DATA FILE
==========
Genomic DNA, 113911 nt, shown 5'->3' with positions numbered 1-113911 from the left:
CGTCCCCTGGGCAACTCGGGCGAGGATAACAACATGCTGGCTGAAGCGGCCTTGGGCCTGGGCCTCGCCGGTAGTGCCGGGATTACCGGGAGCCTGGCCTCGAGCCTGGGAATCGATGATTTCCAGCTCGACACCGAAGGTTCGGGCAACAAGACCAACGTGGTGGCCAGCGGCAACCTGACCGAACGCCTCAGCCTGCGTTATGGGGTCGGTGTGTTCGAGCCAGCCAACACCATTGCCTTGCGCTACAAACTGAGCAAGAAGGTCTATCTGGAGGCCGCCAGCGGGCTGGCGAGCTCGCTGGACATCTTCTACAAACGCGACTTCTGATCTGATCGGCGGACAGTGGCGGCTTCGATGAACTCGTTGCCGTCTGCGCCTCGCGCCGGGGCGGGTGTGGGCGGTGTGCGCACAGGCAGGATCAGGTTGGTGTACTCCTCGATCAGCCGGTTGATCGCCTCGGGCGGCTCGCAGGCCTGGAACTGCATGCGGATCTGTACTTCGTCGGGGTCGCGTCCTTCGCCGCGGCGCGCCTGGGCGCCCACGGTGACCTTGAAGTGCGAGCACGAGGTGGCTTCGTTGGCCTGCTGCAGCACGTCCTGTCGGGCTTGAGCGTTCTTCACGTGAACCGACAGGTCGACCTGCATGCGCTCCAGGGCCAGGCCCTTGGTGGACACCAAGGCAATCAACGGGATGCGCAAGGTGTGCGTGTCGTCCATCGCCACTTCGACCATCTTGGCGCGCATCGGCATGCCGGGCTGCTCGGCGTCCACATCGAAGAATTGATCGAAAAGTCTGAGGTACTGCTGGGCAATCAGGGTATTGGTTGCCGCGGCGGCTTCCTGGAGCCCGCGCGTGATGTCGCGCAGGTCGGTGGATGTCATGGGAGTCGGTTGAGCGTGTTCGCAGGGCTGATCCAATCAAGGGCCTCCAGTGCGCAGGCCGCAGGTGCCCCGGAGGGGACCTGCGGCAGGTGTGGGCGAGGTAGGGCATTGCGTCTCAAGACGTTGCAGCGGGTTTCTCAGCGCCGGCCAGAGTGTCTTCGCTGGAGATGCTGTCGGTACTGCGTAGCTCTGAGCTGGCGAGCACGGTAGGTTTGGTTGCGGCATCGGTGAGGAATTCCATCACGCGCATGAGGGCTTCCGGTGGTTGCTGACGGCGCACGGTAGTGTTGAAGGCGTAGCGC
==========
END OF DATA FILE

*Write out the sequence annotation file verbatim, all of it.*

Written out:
Genomic DNA, 113911 nt, shown 5'->3' with positions numbered 1-113911 from the left:
CGTCCCCTGGGCAACTCGGGCGAGGATAACAACATGCTGGCTGAAGCGGCCTTGGGCCTGGGCCTCGCCGGTAGTGCCGGGATTACCGGGAGCCTGGCCTCGAGCCTGGGAATCGATGATTTCCAGCTCGACACCGAAGGTTCGGGCAACAAGACCAACGTGGTGGCCAGCGGCAACCTGACCGAACGCCTCAGCCTGCGTTATGGGGTCGGTGTGTTCGAGCCAGCCAACACCATTGCCTTGCGCTACAAACTGAGCAAGAAGGTCTATCTGGAGGCCGCCAGCGGGCTGGCGAGCTCGCTGGACATCTTCTACAAACGCGACTTCTGATCTGATCGGCGGACAGTGGCGGCTTCGATGAACTCGTTGCCGTCTGCGCCTCGCGCCGGGGCGGGTGTGGGCGGTGTGCGCACAGGCAGGATCAGGTTGGTGTACTCCTCGATCAGCCGGTTGATCGCCTCGGGCGGCTCGCAGGCCTGGAACTGCATGCGGATCTGTACTTCGTCGGGGTCGCGTCCTTCGCCGCGGCGCGCCTGGGCGCCCACGGTGACCTTGAAGTGCGAGCACGAGGTGGCTTCGTTGGCCTGCTGCAGCACGTCCTGTCGGGCTTGAGCGTTCTTCACGTGAACCGACAGGTCGACCTGCATGCGCTCCAGGGCCAGGCCCTTGGTGGACACCAAGGCAATCAACGGGATGCGCAAGGTGTGCGTGTCGTCCATCGCCACTTCGACCATCTTGGCGCGCATCGGCATGCCGGGCTGCTCGGCGTCCACATCGAAGAATTGATCGAAAAGTCTGAGGTACTGCTGGGCAATCAGGGTATTGGTTGCCGCGGCGGCTTCCTGGAGCCCGCGCGTGATGTCGCGCAGGTCGGTGGATGTCATGGGAGTCGGTTGAGCGTGTTCGCAGGGCTGATCCAATCAAGGGCCTCCAGTGCGCAGGCCGCAGGTGCCCCGGAGGGGACCTGCGGCAGGTGTGGGCGAGGTAGGGCATTGCGTCTCAAGACGTTGCAGCGGGTTTCTCAGCGCCGGCCAGAGTGTCTTCGCTGGAGATGCTGTCGGTACTGCGTAGCTCTGAGCTGGCGAGCACGGTAGGTTTGGTTGCGGCATCGGTGAGGAATTCCATCACGCGCATGAGGGCTTCCGGTGGTTGCTGACGGCGCACGGTAGTGTTGAAGGCGTAGCGC